Exactly. The trick is to not let yourself become bound by a set of habits or patterns. Exactly. In listening to Boyd describe the OODA practice in a lecture last night, this is what he seemed to stress the most. I have found this to be most key to my own personal development..
I think this is so important, it bears repeating/expanding. The OODA loop: Observe, Orient, Decide, Act. Everyone goes thru those steps in every situation that requires action. The thing is, those steps takes time and by the time your opponent has acted, he's already gone thru those steps, so you're already behind "the loop". The trick is make your opponent reset his OODA, by interrupting his action in some way, which could be as simple as moving. If you step off the line of attack ( which should be the very first rule of Aikido), your opponent has to re-adjust, which require them to go thru the OODA loop again. So if you're plan is to move and attack, now you're ahead.
.

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Old 12-29-2008, 05:41 PM   #97
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Re: Integration and Awareness!

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......Good randori is like that.....
But isn't Randori ( and all of Aikido) simply folks running at you( mostly one at a time) with the intention of you throwing them? It's preplanned and they fully cooperate ( dang near throwing themselves). Imo, Randori should be called multiple fully cooperative ukes. On the street, multiple attackers means a real real bad situation.

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Old 12-29-2008, 07:03 PM   #98
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Re: Integration and Awareness!

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But isn't Randori ( and all of Aikido) simply folks running at you( mostly one at a time) with the intention of you throwing them? It's preplanned and they fully cooperate ( dang near throwing themselves). Imo, Randori should be called multiple fully cooperative ukes. On the street, multiple attackers means a real real bad situation.
Come play some time. I assure you no one throws themselves in our dojo, unless it to gain themselves better advantage. If you doubt the sincerity of ukes' objectives -- we can do it with shinai for spice. Nor is randori about throwing anybody per se -- it is about controlling the attackers en masse, by using them against themselves. If a throw happens now and again, great -- it is not the primary objective.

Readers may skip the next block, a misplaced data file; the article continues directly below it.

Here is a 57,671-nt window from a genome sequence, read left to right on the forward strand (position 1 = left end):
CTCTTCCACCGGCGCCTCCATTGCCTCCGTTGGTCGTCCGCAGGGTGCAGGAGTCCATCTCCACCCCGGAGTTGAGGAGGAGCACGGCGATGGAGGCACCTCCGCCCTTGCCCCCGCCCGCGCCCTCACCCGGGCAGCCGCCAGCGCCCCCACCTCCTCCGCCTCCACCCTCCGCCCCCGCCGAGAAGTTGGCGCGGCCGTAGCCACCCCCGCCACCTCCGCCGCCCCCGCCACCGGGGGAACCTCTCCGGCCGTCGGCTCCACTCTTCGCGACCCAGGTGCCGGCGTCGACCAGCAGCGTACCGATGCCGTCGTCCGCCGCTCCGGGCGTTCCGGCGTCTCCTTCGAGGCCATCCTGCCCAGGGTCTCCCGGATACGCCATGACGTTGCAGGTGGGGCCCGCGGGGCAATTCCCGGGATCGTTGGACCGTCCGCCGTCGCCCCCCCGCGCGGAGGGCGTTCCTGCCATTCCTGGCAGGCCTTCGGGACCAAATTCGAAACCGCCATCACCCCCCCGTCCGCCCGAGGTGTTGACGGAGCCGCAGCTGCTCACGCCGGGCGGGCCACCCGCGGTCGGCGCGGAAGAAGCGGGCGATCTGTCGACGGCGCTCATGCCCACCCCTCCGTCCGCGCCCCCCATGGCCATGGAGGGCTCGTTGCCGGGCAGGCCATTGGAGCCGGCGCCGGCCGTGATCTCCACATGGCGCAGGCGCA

Cordially,

Erick Mead
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Old 12-29-2008, 07:06 PM   #99
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Re: Integration and Awareness!

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Clarence Couch wrote: View Post
But isn't Randori ( and all of Aikido) simply folks running at you( mostly one at a time) with the intention of you throwing them? It's preplanned and they fully cooperate ( dang near throwing themselves).
No. Aikido isn't so homogeneous. Interpretations vary, but my experience (mostly witnessing) is that randori is just one more tool to refine application of waza, and as such, there is a gradient of intensity.

An example you might appreciate: http://www.youtube.com/watch?v=YziUv...eature=related

Gambarimashyo!
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Old 12-29-2008, 07:08 PM   #100
Tony Wagstaffe
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Re: Full Resistance

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Larry Camejo wrote: View Post
Interesting topic.

Personally I don't think there are many videos online that do justice to good Shodokan randori or shiai for that matter so I've resorted to just showing ppl who appear on my dojo step with questions.

These are the clips I tend to refer to, since they are the closest I have found that may relate to the Aikido concept of ending the conflict in an instant - http://www.youtube.com/watch?v=LXCPE9YR5jA and - http://www.youtube.com/watch?v=RvfyvQIJiGo. These were taken during actual tanto shiai matches.

My own belief is that anyone who is stuck on getting better at shiai alone will not fully appreciate what Tomiki was trying to reveal to ppl. Just like ppl stuck only on cooperative methods of practice. The reason is because certain revelations are only gained by experiencing the personal truth of an actual conflict.

From my own personal experience, the system works very well for self defence purposes. This has been repeatedly proven to me. What is seen in most shiai clips are the result of folks who are still fixated on "getting technique to work". The system really comes into its own when your technique works before your partner has even struck (sen). This however requires focused study, even if one is in Shodokan and tests technique regularly. Testing is great but too many end up "fighting" and struggling instead of just doing Aikido. This is why there are guidelines on how to achieve ability without getting into the "fight" mindset. Imho if one is reacting in shiai or in self defence then one is not applying Aikido. The result is the struggling you often see in videos and training.

Once I did a demo which included some resistance randori as seen in tanto shiai. Half of the crowd were shocked at seeing someone who was willing to not get off every technique and not look like a "master" all the time (though some did come off like textbook co-op waza). The other half (mostly Judoka) were happy to actually see Aikido function while knowing that serious resistance was present. As folks who also engage in competitive practice they had a very good idea of how difficult it was to get a "clean" technique when ones partner was fighting back. They also know that it is possible given the right mindset and timing among other things.

Best.
LC
Thought I would underline that this has been my experience in actual real self defence....... my "Tomiki" training has "saved" my but on quite a few "occassions"......

Tony